[Run time: 1:09 min.]I found this blog dinking around with my Blackberry’s feedreader software. David Hunter has a blog called "Nashville Modern Prefab," and he’s documenting his experience trying to build a modern Hive Modular home near downtown Nashville. For anyone that’s interested in some of the hurdles of getting approvals, etc., for a non-traditional home, this is a great blog to scan over. Check the video above, which is a 3D rendering of Hunter’s future home. Hope the approvals finally come through! For those of you that like Hive Modular’s work, you may enjoy some of the videos and links below.
I’m in the middle of trying to find a nice little home in Salt Lake City and don’t think I’ve ever seen the words ‘bungalow’ or ‘rambler’ so much in my life. Many (not all) of the places here are run down, beat up, smelly, oozing with latent mold and lead issues, and very expensive. There’s not much in the way of modern or contemporary offerings either, but there’s a small community of developers starting to turn that around. For example, if we were in the position to buy, we’d go after this place being developed by Blue Conservancy called Rowhaus.
Located at 1130 South West Temple, Rowhaus is a community of 24, 3-story, townhouse-style condominiums. With prices starting at $299,000, Rowhaus is one of the nascent green offerings in the urban housing market here in Salt Lake City. Some of the green features include the following: quiet, insulated concrete partition walls; large, thermally broken operable windows in all rooms; Energy Star appliances; and two minute walk to rail transportation. Each unit is about 2,000 sf, with separate 2-car garages and a private yard. Also, from what I understand, Blue Conservancy is a Salt Lake City Green certified business. Nice.
A couple months ago, I wrote about Josh Dorfman and his Modern Green Living directory, so I wanted to kick out a shout for his new book in stores now. For some reason I thought the book was coming out in August and had it on pre-order, but it never came. Today, I was surprised to see it on the shelf, so I bought it on the spot. With The Lazy Environmentalist, you’re not overpaying for the hardback variety just to get good information. It’s out in sturdy paperback. And if you’re wondering about taking the plunge, there are two good interviews of the author at Treehugger and Green Options. Josh is smart and extremely informed on the subject of environmentalism. Don’t be fooled about the "lazy" moniker. There’s nothing lazy to his approach. The way I see it, Josh is bridging the gap between idealism and behavior, finding ways for everyone to live happier, healthier, and more plentifully. $10.17-$14.95.
Do you read GreenSource? There’s a free read of the April 2007 edition of GreenSource online. I highly recommend it, if you have a little free time and a fast connection. It’s a quarterly production, supported by the editors of McGraw-Hill Construction, BuildingGreen, Inc., and the United States Green Building Council (USGBC). GreenSource has a circulation of about 42,000 readers. In March 2007, it was given the prestigious Neal Award for Best Start-Up Publication. I spent way too much time online reading the articles…it just sucked me right in.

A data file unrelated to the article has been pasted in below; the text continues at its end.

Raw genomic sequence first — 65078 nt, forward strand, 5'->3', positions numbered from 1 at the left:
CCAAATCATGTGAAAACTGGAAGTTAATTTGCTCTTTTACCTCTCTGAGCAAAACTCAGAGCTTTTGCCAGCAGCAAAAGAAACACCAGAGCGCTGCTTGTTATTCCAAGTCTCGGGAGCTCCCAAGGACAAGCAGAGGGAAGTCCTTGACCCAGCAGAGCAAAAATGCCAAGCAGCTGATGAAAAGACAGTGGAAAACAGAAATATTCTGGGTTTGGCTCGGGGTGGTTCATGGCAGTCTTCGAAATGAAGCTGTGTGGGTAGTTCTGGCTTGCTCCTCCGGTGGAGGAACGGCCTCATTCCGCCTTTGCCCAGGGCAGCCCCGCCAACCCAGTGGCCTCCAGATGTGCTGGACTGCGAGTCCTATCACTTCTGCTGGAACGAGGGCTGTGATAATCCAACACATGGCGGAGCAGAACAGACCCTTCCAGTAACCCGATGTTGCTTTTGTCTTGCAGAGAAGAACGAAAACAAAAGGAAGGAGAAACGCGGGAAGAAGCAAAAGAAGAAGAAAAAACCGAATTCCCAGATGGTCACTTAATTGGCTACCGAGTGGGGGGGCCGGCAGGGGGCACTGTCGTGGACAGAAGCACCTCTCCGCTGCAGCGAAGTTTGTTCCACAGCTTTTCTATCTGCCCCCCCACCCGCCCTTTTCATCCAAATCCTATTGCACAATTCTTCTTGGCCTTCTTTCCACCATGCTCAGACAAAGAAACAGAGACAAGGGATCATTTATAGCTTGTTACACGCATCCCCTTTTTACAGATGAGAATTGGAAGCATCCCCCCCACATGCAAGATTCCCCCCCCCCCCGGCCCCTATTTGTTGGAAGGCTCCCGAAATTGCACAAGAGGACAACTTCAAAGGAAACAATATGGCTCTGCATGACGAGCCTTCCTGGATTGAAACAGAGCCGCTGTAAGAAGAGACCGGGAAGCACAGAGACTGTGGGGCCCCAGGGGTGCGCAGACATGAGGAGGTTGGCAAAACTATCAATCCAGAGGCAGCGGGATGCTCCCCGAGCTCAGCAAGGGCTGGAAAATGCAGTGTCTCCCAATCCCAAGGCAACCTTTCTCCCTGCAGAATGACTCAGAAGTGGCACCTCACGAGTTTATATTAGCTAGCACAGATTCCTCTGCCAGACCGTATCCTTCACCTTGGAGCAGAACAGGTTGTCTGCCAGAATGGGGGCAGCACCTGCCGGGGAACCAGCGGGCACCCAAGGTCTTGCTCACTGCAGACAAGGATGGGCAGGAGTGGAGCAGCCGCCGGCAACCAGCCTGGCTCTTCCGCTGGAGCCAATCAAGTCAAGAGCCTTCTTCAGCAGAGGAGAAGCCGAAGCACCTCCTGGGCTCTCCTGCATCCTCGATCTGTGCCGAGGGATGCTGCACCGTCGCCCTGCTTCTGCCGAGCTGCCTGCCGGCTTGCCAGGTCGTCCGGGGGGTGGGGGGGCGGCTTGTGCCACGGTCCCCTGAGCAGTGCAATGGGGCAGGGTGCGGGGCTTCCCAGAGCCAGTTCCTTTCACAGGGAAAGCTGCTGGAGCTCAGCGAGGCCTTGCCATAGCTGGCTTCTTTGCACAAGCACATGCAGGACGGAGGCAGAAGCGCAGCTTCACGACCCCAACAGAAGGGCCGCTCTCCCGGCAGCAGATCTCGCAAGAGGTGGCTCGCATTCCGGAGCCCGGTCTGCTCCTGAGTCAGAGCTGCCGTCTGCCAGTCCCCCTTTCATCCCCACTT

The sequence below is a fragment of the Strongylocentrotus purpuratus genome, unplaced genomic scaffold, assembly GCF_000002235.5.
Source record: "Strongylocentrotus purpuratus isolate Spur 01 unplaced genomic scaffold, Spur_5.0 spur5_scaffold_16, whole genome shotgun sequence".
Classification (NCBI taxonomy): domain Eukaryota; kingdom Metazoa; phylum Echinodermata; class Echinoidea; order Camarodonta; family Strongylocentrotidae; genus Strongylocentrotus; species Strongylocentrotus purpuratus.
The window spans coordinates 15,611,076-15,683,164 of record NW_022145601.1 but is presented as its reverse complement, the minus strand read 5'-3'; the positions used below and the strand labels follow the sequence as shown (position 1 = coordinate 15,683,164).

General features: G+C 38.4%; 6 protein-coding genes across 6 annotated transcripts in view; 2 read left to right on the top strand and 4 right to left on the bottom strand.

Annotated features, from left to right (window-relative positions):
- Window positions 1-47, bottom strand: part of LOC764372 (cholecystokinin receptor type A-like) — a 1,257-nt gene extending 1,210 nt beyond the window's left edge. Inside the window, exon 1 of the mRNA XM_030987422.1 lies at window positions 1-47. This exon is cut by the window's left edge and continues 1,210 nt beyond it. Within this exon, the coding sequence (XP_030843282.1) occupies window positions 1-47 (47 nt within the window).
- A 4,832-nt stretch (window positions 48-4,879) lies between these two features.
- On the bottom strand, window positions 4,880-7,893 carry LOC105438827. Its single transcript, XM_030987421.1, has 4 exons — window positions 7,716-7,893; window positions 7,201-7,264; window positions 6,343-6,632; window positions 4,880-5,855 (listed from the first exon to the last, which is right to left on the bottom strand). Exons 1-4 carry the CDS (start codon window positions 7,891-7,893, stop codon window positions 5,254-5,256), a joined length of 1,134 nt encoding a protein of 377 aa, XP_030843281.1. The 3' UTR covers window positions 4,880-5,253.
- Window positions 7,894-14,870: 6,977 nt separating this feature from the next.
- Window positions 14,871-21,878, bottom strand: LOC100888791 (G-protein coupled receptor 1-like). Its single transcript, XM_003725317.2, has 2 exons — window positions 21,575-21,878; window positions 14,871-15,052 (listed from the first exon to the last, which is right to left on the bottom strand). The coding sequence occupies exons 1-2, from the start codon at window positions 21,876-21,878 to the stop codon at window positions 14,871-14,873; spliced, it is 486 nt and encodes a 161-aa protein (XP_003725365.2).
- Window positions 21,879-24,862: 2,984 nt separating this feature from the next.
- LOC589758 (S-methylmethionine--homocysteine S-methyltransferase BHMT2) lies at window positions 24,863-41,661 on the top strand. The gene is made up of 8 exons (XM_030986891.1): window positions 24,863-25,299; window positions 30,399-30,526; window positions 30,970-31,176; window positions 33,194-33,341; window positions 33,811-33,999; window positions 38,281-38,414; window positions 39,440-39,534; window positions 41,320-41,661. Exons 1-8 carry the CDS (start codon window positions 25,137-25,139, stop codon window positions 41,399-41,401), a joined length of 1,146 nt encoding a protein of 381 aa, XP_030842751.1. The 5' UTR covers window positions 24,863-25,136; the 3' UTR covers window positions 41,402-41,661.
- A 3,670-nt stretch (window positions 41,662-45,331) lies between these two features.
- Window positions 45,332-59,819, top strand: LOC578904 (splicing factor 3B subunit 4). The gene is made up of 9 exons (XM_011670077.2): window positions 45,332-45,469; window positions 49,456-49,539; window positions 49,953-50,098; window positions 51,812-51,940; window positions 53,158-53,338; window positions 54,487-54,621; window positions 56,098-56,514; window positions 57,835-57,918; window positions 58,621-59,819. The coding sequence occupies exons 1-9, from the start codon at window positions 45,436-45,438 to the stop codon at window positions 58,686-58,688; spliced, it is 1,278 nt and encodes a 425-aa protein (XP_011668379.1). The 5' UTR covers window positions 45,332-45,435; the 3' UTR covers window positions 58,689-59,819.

Recently, an Atkins office complex concept received big-time coverage by being awarded the 2007 MIPIM Architectural Review Future Projects Award in the Office category. I’m blogging about it because I like some of the sustainable elements. The 180 meter Al Sharq tower includes an executive gym, health club, spa, and swimming pool at the top. The building also features planted sky gardens in strategic locations where people can step outside, take a break, soak in the view, and think. Commenting on the building’s unique green attributes, Nicholas Bailey of Atkins in Bahrain said:
This is a green building – literally – because of its foliage camouflage. Vertical fins to the street elevation, formed in colored glass, are fitted with integrated solar panels that contribute to the building’s energy needs. The project showcases a new way of building the working environment. It is no longer a cage to confine workers, but a creative living environment to encourage productivity. The groundbreaking concept of the project is the provision of different scenarios where business can take place. More images below.
+Atkins Office Concept Wins International Award [atkins global]
+Kuwait Office Development Short listed for MIPIM Award [WAN]
Let’s face it, less is more. What you see is the micro compact home, aka m-ch, which is a 76 sf home designed by Richard Horden, a professor at Technical University of Munich (TUM). m-ch was designed to meet the growing demand for short-stay living. I think Horden’s on to something. Right now, there’s a horde of 7 m-chs that TUM students and staff occasionally stay in. But there’s also a 16-unit village of m-chs being developed for a site near Vienna, Austria.
What’s great about the m-ch is its high-tech design. It’s all geeked out with the latest in electronics and technology. Future models plan to use solar panels and horizontal-axis wind turbines to make the home self-sustaining. For $96,000 (delivery + installation anywhere in Europe), you get a sliding table for 5, two 7.5 foot beds, shelves and drawers, an electrical systems control panel, bathroom and shower, and a kitchen with a microwave, fridge/freezer, sink, waste unit, and work surface. For a quick jaunt and a little fun, what more could you ask for? Via Wired. Cool images below the fold.